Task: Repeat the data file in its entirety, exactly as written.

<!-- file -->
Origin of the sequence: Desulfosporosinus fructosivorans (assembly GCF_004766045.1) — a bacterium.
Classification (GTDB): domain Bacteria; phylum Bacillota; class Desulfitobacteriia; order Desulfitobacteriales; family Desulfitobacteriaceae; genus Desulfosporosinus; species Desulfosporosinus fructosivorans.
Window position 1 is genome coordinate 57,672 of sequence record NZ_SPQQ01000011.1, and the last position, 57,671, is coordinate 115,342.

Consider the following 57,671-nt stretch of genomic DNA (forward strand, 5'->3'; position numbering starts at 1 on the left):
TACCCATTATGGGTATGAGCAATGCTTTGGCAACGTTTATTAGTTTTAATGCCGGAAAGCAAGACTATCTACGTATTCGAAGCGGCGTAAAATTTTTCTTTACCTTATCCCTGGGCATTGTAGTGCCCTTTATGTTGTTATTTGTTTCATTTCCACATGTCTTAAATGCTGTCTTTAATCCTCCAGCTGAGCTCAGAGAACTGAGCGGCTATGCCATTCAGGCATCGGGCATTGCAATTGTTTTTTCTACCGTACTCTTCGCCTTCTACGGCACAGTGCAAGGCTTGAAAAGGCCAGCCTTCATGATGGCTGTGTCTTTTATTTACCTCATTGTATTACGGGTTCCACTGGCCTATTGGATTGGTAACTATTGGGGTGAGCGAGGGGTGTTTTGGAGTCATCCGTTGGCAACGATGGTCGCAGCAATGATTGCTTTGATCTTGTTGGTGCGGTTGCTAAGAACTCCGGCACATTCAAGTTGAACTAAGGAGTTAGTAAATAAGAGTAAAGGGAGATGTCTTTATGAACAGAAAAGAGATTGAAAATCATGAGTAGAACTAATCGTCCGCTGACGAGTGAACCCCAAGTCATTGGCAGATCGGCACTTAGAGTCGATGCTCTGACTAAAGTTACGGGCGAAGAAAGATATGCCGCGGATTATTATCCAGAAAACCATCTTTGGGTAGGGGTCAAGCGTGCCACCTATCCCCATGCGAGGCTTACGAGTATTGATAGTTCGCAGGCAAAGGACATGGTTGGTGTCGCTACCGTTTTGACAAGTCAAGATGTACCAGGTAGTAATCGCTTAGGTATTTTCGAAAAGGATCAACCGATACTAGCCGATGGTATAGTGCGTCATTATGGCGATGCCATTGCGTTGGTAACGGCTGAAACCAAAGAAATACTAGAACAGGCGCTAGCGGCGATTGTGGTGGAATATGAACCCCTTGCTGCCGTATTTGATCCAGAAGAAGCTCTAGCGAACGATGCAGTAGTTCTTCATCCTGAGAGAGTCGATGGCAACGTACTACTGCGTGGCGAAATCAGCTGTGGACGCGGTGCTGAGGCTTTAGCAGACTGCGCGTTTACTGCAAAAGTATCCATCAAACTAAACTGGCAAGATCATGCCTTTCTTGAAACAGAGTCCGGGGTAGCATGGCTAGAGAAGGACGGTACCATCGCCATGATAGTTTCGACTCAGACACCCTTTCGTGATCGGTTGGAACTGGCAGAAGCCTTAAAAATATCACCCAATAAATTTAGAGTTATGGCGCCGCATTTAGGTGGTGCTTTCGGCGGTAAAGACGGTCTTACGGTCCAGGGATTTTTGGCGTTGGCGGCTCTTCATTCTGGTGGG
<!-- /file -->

Origin of the sequence: Desulfosporosinus fructosivorans (assembly GCF_004766045.1) — a bacterium.
Classification (GTDB): domain Bacteria; phylum Bacillota; class Desulfitobacteriia; order Desulfitobacteriales; family Desulfitobacteriaceae; genus Desulfosporosinus; species Desulfosporosinus fructosivorans.
Window position 1 is genome coordinate 57,672 of sequence record NZ_SPQQ01000011.1, and the last position, 57,671, is coordinate 115,342.

Consider the following 57,671-nt stretch of genomic DNA (forward strand, 5'->3'; position numbering starts at 1 on the left):
TACCCATTATGGGTATGAGCAATGCTTTGGCAACGTTTATTAGTTTTAATGCCGGAAAGCAAGACTATCTACGTATTCGAAGCGGCGTAAAATTTTTCTTTACCTTATCCCTGGGCATTGTAGTGCCCTTTATGTTGTTATTTGTTTCATTTCCACATGTCTTAAATGCTGTCTTTAATCCTCCAGCTGAGCTCAGAGAACTGAGCGGCTATGCCATTCAGGCATCGGGCATTGCAATTGTTTTTTCTACCGTACTCTTCGCCTTCTACGGCACAGTGCAAGGCTTGAAAAGGCCAGCCTTCATGATGGCTGTGTCTTTTATTTACCTCATTGTATTACGGGTTCCACTGGCCTATTGGATTGGTAACTATTGGGGTGAGCGAGGGGTGTTTTGGAGTCATCCGTTGGCAACGATGGTCGCAGCAATGATTGCTTTGATCTTGTTGGTGCGGTTGCTAAGAACTCCGGCACATTCAAGTTGAACTAAGGAGTTAGTAAATAAGAGTAAAGGGAGATGTCTTTATGAACAGAAAAGAGATTGAAAATCATGAGTAGAACTAATCGTCCGCTGACGAGTGAACCCCAAGTCATTGGCAGATCGGCACTTAGAGTCGATGCTCTGACTAAAGTTACGGGCGAAGAAAGATATGCCGCGGATTATTATCCAGAAAACCATCTTTGGGTAGGGGTCAAGCGTGCCACCTATCCCCATGCGAGGCTTACGAGTATTGATAGTTCGCAGGCAAAGGACATGGTTGGTGTCGCTACCGTTTTGACAAGTCAAGATGTACCAGGTAGTAATCGCTTAGGTATTTTCGAAAAGGATCAACCGATACTAGCCGATGGTATAGTGCGTCATTATGGCGATGCCATTGCGTTGGTAACGGCTGAAACCAAAGAAATACTAGAACAGGCGCTAGCGGCGATTGTGGTGGAATATGAACCCCTTGCTGCCGTATTTGATCCAGAAGAAGCTCTAGCGAACGATGCAGTAGTTCTTCATCCTGAGAGAGTCGATGGCAACGTACTACTGCGTGGCGAAATCAGCTGTGGACGCGGTGCTGAGGCTTTAGCAGACTGCGCGTTTACTGCAAAAGTATCCATCAAACTAAACTGGCAAGATCATGCCTTTCTTGAAACAGAGTCCGGGGTAGCATGGCTAGAGAAGGACGGTACCATCGCCATGATAGTTTCGACTCAGACACCCTTTCGTGATCGGTTGGAACTGGCAGAAGCCTTAAAAATATCACCCAATAAATTTAGAGTTATGGCGCCGCATTTAGGTGGTGCTTTCGGCGGTAAAGACGGTCTTACGGTCCAGGGATTTTTGGCGTTGGCGGCTCTTCATTCTGGTGGG